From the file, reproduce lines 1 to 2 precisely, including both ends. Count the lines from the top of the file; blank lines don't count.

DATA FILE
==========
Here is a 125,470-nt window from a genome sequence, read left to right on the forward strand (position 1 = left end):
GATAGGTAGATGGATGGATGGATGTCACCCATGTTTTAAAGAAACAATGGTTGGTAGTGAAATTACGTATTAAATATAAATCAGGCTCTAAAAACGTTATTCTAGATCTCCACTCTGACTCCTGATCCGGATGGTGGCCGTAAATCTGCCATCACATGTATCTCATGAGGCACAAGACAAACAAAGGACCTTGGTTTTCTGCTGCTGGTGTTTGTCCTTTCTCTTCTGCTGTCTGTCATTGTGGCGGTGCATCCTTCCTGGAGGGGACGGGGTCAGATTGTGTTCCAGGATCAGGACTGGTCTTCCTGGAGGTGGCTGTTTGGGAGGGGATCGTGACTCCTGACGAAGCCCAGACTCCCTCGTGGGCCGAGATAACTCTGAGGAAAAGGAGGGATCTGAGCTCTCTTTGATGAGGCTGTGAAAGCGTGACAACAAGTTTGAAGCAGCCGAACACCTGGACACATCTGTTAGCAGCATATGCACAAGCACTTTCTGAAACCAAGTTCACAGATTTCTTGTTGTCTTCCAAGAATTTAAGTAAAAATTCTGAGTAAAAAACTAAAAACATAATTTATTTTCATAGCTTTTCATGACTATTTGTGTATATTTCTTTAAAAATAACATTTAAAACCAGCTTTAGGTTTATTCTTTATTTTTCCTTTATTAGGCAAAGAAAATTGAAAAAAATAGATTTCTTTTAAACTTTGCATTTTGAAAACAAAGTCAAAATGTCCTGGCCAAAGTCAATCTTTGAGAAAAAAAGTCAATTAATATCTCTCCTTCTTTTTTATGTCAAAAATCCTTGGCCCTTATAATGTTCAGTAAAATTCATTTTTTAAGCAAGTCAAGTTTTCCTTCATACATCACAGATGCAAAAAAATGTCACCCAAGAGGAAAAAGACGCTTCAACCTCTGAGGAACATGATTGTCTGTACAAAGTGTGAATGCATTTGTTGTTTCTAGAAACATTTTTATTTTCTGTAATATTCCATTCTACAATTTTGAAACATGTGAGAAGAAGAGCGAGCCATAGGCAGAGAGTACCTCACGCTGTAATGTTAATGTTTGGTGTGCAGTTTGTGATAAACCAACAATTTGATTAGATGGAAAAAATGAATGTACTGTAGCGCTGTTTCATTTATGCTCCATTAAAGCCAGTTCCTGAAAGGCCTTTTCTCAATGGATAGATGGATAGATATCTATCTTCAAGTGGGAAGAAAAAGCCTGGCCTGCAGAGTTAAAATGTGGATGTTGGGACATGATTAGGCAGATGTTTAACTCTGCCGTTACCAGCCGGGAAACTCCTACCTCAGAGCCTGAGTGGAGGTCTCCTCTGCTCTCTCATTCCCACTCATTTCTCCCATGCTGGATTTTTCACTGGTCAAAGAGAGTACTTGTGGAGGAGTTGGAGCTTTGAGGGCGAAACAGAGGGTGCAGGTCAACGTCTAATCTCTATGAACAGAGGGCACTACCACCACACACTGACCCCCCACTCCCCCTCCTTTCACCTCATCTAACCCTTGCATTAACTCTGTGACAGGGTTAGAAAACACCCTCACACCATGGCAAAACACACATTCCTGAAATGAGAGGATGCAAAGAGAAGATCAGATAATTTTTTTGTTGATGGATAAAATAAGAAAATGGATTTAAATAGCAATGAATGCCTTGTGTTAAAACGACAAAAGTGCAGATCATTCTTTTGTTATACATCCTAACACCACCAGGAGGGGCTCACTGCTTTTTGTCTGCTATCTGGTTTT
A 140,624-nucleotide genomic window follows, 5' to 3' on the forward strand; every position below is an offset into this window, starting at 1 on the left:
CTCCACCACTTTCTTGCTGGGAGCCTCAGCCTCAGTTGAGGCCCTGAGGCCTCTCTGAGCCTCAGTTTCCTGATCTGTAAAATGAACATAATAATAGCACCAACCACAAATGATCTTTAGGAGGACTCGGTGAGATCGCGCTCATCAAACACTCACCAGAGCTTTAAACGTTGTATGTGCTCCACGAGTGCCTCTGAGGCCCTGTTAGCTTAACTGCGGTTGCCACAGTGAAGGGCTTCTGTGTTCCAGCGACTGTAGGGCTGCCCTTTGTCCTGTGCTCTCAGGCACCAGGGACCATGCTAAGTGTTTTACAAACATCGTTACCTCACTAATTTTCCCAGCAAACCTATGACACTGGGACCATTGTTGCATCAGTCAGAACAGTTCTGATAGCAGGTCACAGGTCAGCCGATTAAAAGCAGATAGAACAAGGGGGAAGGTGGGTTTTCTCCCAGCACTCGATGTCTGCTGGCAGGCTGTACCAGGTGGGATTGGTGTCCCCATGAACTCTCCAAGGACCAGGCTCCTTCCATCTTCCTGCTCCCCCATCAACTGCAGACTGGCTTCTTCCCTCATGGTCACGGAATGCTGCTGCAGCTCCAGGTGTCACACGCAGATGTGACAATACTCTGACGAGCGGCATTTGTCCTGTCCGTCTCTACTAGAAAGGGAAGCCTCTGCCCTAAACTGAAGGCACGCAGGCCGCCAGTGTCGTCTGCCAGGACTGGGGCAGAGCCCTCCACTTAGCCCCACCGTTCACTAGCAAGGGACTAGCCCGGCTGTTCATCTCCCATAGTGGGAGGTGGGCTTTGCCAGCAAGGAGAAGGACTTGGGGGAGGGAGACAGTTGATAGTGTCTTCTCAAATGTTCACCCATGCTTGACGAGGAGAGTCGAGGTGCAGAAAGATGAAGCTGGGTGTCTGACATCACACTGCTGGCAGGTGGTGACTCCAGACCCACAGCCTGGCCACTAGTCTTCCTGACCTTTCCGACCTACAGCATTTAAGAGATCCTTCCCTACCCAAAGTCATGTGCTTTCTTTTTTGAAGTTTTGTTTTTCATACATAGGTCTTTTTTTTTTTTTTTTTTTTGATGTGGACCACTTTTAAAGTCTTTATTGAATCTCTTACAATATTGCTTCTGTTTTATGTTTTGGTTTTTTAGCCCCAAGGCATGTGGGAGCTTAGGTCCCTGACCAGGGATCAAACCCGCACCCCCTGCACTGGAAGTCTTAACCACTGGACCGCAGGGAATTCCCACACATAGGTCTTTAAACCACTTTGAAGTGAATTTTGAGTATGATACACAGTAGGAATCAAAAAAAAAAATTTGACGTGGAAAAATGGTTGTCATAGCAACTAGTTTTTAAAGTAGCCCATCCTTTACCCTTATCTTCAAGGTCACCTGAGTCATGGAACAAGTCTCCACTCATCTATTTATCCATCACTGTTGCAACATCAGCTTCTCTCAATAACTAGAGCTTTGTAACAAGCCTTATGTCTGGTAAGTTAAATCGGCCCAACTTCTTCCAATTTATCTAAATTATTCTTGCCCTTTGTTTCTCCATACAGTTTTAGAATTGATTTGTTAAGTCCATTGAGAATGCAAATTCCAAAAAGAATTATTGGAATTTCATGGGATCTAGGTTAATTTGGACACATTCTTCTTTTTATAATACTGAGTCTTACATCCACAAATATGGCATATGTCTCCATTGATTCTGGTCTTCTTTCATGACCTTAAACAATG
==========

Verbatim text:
Here is a 125,470-nt window from a genome sequence, read left to right on the forward strand (position 1 = left end):
GATAGGTAGATGGATGGATGGATGTCACCCATGTTTTAAAGAAACAATGGTTGGTAGTGAAATTACGTATTAAATATAAATCAGGCTCTAAAAACGTTATTCTAGATCTCCACTCTGACTCCTGATCCGGATGGTGGCCGTAAATCTGCCATCACATGTATCTCATGAGGCACAAGACAAACAAAGGACCTTGGTTTTCTGCTGCTGGTGTTTGTCCTTTCTCTTCTGCTGTCTGTCATTGTGGCGGTGCATCCTTCCTGGAGGGGACGGGGTCAGATTGTGTTCCAGGATCAGGACTGGTCTTCCTGGAGGTGGCTGTTTGGGAGGGGATCGTGACTCCTGACGAAGCCCAGACTCCCTCGTGGGCCGAGATAACTCTGAGGAAAAGGAGGGATCTGAGCTCTCTTTGATGAGGCTGTGAAAGCGTGACAACAAGTTTGAAGCAGCCGAACACCTGGACACATCTGTTAGCAGCATATGCACAAGCACTTTCTGAAACCAAGTTCACAGATTTCTTGTTGTCTTCCAAGAATTTAAGTAAAAATTCTGAGTAAAAAACTAAAAACATAATTTATTTTCATAGCTTTTCATGACTATTTGTGTATATTTCTTTAAAAATAACATTTAAAACCAGCTTTAGGTTTATTCTTTATTTTTCCTTTATTAGGCAAAGAAAATTGAAAAAAATAGATTTCTTTTAAACTTTGCATTTTGAAAACAAAGTCAAAATGTCCTGGCCAAAGTCAATCTTTGAGAAAAAAAGTCAATTAATATCTCTCCTTCTTTTTTATGTCAAAAATCCTTGGCCCTTATAATGTTCAGTAAAATTCATTTTTTAAGCAAGTCAAGTTTTCCTTCATACATCACAGATGCAAAAAAATGTCACCCAAGAGGAAAAAGACGCTTCAACCTCTGAGGAACATGATTGTCTGTACAAAGTGTGAATGCATTTGTTGTTTCTAGAAACATTTTTATTTTCTGTAATATTCCATTCTACAATTTTGAAACATGTGAGAAGAAGAGCGAGCCATAGGCAGAGAGTACCTCACGCTGTAATGTTAATGTTTGGTGTGCAGTTTGTGATAAACCAACAATTTGATTAGATGGAAAAAATGAATGTACTGTAGCGCTGTTTCATTTATGCTCCATTAAAGCCAGTTCCTGAAAGGCCTTTTCTCAATGGATAGATGGATAGATATCTATCTTCAAGTGGGAAGAAAAAGCCTGGCCTGCAGAGTTAAAATGTGGATGTTGGGACATGATTAGGCAGATGTTTAACTCTGCCGTTACCAGCCGGGAAACTCCTACCTCAGAGCCTGAGTGGAGGTCTCCTCTGCTCTCTCATTCCCACTCATTTCTCCCATGCTGGATTTTTCACTGGTCAAAGAGAGTACTTGTGGAGGAGTTGGAGCTTTGAGGGCGAAACAGAGGGTGCAGGTCAACGTCTAATCTCTATGAACAGAGGGCACTACCACCACACACTGACCCCCCACTCCCCCTCCTTTCACCTCATCTAACCCTTGCATTAACTCTGTGACAGGGTTAGAAAACACCCTCACACCATGGCAAAACACACATTCCTGAAATGAGAGGATGCAAAGAGAAGATCAGATAATTTTTTTGTTGATGGATAAAATAAGAAAATGGATTTAAATAGCAATGAATGCCTTGTGTTAAAACGACAAAAGTGCAGATCATTCTTTTGTTATACATCCTAACACCACCAGGAGGGGCTCACTGCTTTTTGTCTGCTATCTGGTTTT